An South Korean man in his 80s set himself on fire yesterday during a weekly protest outside the Japanese embassy in support of wartime sexual slavery victims.
The man, identified as Mr Choi Hyun Yeol, is said to be a regular face at the rallies in Seoul and would travel for hours from his home in the south-western city of Gwangju to join efforts to urge Japan to atone for its war crimes and compensate the victims - euphemistically called comfort women. He is known to be the son of an anti-Japanese freedom fighter.
Paramedics rushed the man to hospital, after people nearby had thrown water and a blanket over him. He is in a critical condition with third-degree burns to many parts of his body, according to local reports.
The gathering - the largest this year - came amid mounting pressure on Japanese Prime Minister Shinzo Abe to issue a formal apology ahead of the 70th anniversary of the end of World War II. Aug 15 marks Liberation Day for South Korea, which was under Japanese colonial rule for 35 years until the war ended in 1945.
Police said they found a red bag containing the 81-year-old man's identity card and a statement, but did not reveal what he had written. Investigations are ongoing.
About 1,000 people, mostly students, had joined three comfort women yesterday in demanding an apology and compensation from Japan for its wartime atrocities.
The comfort women issue has caused tension between South Korea and Japan, which has denied that the women were forced into sexual slavery.
South Korean President Park Geun Hye said last week that the upcoming anniversary may be the last chance for Japan to resolve the issue. Until that happens, she will not agree to a summit with Japan.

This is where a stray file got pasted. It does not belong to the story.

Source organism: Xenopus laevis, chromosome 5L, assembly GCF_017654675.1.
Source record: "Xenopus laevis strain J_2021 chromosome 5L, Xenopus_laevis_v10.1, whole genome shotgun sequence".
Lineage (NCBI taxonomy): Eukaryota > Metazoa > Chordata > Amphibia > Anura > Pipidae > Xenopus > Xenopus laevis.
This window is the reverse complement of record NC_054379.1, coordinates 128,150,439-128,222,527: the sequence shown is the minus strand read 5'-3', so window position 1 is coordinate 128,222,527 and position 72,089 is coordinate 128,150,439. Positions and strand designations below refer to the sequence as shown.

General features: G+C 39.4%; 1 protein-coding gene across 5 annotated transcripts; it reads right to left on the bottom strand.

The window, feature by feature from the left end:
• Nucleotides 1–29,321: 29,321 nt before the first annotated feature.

Student Choi Go Eun, 16, skipped classes yesterday to join the rally with a friend. She said she was an ambassador for global female rights and went to support the comfort women victims.
"We will help you, so please cheer up and continue to fight until the Japanese government apologises to you," she told the protesters.
Officially named Wednesday Demonstration, the event was started in January 1992 by civic group Korean Council for the Women Drafted for Military Sexual Slavery by Japan. It has since been held more than 1,100 times.
Yesterday's event featured speeches, performances by students and a fund-raising segment.
One of the victims, Ms Lee Yong Soo, 88, said she would continue to participate in the rally for as long as she could. "Whether it's another 23 or 24 years, rain or shine, hot or cold, I'll be sitting here demanding an apology and compensation. I'm doing this not just as a victim, but also for world peace and I'll persevere until the end."
Historians estimate that more than 200,000 women, mostly Koreans, were forced to work in military brothels for Japanese soldiers during World War II.
Of the 238 women registered with the South Korean government, only 47 are still alive. Most of them are in their late 80s and 90s. Eight died this year, the latest being Ms Park Yoo Nyun, 93, who served in a Singapore military brothel.